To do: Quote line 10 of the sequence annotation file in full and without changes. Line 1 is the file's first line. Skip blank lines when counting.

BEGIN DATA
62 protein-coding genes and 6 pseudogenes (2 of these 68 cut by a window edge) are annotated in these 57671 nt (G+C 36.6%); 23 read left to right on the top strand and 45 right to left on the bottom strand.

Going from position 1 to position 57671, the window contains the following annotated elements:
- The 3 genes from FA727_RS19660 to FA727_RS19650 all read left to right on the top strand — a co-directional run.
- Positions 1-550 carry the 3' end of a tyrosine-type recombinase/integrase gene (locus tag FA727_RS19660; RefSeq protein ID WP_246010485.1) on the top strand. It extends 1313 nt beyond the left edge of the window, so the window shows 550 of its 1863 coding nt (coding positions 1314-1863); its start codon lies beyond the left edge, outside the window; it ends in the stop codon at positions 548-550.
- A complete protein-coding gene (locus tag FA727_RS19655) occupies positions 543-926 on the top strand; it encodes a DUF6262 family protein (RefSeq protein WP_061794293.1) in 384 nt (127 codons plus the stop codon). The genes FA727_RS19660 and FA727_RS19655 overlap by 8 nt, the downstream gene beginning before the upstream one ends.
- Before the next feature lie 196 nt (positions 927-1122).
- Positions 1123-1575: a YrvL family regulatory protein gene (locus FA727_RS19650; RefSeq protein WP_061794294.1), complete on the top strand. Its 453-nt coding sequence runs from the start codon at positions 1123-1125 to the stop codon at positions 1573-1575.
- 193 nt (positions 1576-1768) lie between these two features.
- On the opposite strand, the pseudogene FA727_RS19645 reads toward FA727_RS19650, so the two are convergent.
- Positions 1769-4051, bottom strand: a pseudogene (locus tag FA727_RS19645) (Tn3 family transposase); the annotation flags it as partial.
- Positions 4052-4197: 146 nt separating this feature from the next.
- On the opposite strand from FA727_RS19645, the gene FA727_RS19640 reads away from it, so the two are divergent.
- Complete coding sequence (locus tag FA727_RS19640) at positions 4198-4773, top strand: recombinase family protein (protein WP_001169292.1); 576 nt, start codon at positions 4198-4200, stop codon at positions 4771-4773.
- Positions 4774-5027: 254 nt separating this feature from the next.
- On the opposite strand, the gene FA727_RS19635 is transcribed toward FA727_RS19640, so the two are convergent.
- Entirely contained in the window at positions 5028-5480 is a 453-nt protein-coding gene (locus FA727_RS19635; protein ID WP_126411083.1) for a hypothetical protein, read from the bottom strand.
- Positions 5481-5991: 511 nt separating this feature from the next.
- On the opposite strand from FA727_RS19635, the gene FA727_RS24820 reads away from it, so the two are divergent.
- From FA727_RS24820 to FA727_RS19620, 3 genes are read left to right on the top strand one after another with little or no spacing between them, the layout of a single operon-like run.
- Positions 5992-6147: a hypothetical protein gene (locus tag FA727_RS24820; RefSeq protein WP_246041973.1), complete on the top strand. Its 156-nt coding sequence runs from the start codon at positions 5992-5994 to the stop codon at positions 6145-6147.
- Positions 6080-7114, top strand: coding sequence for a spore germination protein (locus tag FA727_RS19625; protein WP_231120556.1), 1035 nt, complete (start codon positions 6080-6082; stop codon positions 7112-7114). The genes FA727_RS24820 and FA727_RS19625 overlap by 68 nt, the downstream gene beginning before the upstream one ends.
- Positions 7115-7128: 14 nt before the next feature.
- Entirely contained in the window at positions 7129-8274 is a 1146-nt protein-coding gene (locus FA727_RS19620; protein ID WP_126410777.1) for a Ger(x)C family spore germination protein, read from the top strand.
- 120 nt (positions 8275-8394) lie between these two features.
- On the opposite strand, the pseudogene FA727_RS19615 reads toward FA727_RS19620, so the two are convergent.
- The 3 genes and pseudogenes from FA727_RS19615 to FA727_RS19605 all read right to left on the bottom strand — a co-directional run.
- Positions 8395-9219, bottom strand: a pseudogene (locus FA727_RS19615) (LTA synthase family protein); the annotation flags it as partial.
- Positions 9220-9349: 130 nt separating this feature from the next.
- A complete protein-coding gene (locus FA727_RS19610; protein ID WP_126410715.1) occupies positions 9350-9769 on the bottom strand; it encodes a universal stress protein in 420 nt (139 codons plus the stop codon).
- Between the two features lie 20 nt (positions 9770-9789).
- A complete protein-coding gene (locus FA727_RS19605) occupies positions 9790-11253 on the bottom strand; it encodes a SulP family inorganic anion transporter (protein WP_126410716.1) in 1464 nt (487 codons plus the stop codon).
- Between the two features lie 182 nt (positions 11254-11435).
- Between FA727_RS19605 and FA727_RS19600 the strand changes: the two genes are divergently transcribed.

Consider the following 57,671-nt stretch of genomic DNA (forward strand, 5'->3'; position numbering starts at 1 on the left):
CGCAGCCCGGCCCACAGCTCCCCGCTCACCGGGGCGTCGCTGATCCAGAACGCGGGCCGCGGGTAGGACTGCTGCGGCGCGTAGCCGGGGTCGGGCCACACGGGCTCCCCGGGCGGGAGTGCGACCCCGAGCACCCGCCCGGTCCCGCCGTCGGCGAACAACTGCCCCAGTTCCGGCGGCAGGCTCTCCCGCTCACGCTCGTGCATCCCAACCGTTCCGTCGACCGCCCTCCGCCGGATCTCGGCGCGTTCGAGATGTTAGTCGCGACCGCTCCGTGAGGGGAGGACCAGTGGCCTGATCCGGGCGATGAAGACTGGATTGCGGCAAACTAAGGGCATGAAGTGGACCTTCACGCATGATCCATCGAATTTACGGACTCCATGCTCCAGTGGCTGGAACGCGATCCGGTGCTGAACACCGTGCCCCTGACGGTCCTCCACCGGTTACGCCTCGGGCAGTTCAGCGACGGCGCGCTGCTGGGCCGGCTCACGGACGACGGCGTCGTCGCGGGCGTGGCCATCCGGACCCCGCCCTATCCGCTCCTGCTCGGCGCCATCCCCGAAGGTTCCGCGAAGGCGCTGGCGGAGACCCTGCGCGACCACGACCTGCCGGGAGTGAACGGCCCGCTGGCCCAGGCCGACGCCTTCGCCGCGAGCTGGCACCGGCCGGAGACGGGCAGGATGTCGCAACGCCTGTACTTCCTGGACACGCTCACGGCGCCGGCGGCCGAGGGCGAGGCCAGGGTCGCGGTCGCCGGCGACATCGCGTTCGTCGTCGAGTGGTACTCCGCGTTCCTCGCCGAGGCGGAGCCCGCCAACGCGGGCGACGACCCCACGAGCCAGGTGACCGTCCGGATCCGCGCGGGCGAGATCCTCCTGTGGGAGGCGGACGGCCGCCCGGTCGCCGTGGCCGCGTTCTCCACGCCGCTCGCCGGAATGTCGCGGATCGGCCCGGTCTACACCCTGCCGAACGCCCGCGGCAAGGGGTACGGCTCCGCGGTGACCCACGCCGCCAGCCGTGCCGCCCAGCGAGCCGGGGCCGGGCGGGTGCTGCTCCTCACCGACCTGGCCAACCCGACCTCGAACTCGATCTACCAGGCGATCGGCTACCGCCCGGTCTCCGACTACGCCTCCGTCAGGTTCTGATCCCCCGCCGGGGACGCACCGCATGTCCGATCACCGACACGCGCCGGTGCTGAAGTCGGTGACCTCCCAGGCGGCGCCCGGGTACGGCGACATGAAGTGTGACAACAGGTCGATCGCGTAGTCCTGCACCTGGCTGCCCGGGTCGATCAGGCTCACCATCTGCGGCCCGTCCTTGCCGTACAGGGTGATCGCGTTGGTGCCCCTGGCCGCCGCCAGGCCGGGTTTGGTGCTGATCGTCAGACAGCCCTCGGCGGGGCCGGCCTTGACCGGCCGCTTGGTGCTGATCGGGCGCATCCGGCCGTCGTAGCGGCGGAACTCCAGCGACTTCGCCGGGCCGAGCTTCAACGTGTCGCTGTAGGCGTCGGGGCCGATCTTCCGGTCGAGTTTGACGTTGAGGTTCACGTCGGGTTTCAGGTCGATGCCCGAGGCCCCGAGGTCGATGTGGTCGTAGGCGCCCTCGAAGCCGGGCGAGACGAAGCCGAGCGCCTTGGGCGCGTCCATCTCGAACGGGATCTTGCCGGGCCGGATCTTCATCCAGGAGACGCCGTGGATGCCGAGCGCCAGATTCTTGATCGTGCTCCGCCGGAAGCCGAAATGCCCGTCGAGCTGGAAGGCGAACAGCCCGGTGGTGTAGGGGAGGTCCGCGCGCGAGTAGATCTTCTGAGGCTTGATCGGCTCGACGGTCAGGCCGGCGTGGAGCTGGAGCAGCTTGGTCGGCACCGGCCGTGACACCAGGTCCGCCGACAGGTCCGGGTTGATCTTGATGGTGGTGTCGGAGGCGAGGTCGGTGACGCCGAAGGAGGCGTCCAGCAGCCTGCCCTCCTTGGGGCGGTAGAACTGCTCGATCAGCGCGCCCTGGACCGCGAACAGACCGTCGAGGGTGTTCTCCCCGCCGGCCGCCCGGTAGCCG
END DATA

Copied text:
- Positions 1769-4051, bottom strand: a pseudogene (locus tag FA727_RS19645) (Tn3 family transposase); the annotation flags it as partial.